By Chelsea Haith
“I love the Great Field Partayyy! I’m so trashed!” Nomsa’s* face grows serious and she leans across the bar counter to shout into my face, “Are you happy? Because that’s the most important thing! I don’t care if I’m not happy; I want you to be happy!”
Am I happy? It’s six in the evening on a Saturday, it’s cold enough that only those who took pre-drinks VERY seriously have arrived and I’d much rather be at home on the couch with my book. I’m tending bar at the Great Field Party because I need to eat for the rest of the month. Never have I stayed later than 10pm at this annual attempt to unite our incredibly diverse campus under the banner of mutual inebriation. Tonight I’ll be one of the last to leave, sober, frozen and with my dignity intact. This time.
“Go home, Nom. It’s six in the evening. You’re drunk. You’re about to have a very good Great Field Party. Or a very bad one. It depends on how you feel about alcohol poisoning.”
“I’m glad that you’re happy! That means I can be happy too!”
I don’t think she and I are having the same conversation.
Not waiting for a response, she sprints off, oblivious to the the soaking drizzle that goes straight to the bone. Five double vodka and cokes can have that effect.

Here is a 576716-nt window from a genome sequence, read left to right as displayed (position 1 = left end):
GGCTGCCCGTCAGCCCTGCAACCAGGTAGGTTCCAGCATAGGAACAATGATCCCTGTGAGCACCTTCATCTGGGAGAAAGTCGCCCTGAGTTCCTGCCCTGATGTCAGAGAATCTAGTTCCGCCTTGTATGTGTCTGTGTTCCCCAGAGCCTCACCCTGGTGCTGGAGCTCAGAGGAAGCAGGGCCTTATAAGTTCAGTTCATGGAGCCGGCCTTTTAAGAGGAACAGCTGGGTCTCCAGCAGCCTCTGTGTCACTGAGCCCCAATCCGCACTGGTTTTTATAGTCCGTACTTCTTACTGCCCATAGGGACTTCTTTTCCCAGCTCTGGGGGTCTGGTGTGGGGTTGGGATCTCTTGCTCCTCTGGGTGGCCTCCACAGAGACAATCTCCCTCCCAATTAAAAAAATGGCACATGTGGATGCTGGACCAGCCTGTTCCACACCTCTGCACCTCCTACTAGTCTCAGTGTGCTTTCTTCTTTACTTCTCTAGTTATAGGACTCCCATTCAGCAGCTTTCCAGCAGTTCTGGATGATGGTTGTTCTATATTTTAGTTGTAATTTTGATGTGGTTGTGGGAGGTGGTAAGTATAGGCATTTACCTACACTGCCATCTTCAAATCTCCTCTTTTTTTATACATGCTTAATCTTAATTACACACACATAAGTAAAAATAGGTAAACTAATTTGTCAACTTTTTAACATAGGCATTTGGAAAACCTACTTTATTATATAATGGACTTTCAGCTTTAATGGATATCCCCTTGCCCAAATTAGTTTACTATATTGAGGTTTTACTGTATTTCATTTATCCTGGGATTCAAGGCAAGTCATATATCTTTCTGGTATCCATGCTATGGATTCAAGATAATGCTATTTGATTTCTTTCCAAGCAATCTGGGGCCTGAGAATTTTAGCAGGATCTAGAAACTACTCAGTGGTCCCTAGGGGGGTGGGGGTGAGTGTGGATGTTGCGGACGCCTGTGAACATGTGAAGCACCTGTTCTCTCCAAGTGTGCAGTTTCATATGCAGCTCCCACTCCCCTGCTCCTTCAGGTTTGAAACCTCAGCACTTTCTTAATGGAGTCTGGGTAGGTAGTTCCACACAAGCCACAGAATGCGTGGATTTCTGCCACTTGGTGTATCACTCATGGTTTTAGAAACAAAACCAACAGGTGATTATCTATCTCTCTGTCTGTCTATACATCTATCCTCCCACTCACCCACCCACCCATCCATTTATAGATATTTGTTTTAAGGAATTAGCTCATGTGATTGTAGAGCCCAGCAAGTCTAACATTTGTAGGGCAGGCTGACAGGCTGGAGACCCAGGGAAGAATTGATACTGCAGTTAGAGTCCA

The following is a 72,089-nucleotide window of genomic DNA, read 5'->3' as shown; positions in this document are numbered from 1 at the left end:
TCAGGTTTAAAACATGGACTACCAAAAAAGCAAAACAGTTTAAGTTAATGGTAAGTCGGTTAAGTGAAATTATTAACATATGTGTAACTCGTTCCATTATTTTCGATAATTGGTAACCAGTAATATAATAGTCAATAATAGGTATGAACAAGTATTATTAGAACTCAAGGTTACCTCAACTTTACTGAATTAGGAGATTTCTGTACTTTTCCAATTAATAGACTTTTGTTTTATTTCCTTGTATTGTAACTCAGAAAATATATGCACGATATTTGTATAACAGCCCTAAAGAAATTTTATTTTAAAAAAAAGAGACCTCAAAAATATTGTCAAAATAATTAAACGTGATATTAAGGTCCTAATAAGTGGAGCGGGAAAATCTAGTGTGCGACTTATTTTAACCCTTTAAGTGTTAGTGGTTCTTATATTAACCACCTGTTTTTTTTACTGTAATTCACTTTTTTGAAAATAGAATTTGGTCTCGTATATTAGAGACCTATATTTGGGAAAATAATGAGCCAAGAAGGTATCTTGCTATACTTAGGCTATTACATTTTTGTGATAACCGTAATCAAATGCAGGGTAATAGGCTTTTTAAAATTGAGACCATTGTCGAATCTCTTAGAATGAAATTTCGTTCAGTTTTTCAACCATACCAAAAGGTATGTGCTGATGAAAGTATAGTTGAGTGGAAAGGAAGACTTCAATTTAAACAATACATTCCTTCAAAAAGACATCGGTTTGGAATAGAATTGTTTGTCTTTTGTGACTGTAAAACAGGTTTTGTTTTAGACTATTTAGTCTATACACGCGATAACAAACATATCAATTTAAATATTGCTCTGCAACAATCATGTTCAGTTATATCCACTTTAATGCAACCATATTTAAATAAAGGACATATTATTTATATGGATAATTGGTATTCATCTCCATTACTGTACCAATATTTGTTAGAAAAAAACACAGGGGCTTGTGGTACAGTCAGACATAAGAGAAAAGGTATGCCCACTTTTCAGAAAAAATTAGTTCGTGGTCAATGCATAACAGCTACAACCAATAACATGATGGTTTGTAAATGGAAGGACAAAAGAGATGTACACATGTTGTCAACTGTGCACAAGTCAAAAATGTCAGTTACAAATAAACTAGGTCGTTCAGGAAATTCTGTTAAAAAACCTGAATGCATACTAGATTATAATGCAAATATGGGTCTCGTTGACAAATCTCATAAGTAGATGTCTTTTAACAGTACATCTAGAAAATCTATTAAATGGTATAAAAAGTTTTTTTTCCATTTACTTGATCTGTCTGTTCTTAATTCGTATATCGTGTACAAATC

There’s a lot to be gleaned about a person from how they enter the Great Field Party. Always in groups or pairs, overall-clad first years dance in like third-rate rappers taking the stage, arms pumping. Or they slouch in; trying to cross the no-man’s land between the bottom of the stairs and the safety of the bobbing crowd like your first Great Field Party is no big deal. Wrong. Your first Great Field Party is the one by which you will measure all others. Some of the first years gather in the booze tent looking lost, their overalls shining like they’ve been dipped in Uranium. Inside they are jumping with joy because this is only their second week away from home and their first Great Field Party and like OMG I’m already slightly trashed how much fun is this?!?!!!??!! It’s hard to be cool when your overalls are so blindingly white they appear to be radioactive. We were all there once.
Eventually the drizzle lets up, the pre-drinks let out and the bar tent fills with purple painted bodies and dirty overalls. There’s a massive sale of purple paint in Grahamstown twice a year, for Great Field Party and again for Tri-Var, which (if it isn’t cancelled) Rhodes will be hosting this year. Get your purple paint now before it all runs out and you experience the ignominy of having only a permanent marker with which to write on strangers’ arms and faces.
The bar opens at six and from then on we’re running, Michael* and I working together to get the drinks out and the cash in, tapping coins sharply on the bar when some kind soul tips us. Let’s say we served a drink a minute, from six o’clock until midnight. That’s three hundred and sixty drinks. Now add double vodka shots, Tequila and Redbull to the concoction. Don’t drink it, it’ll probably kill you.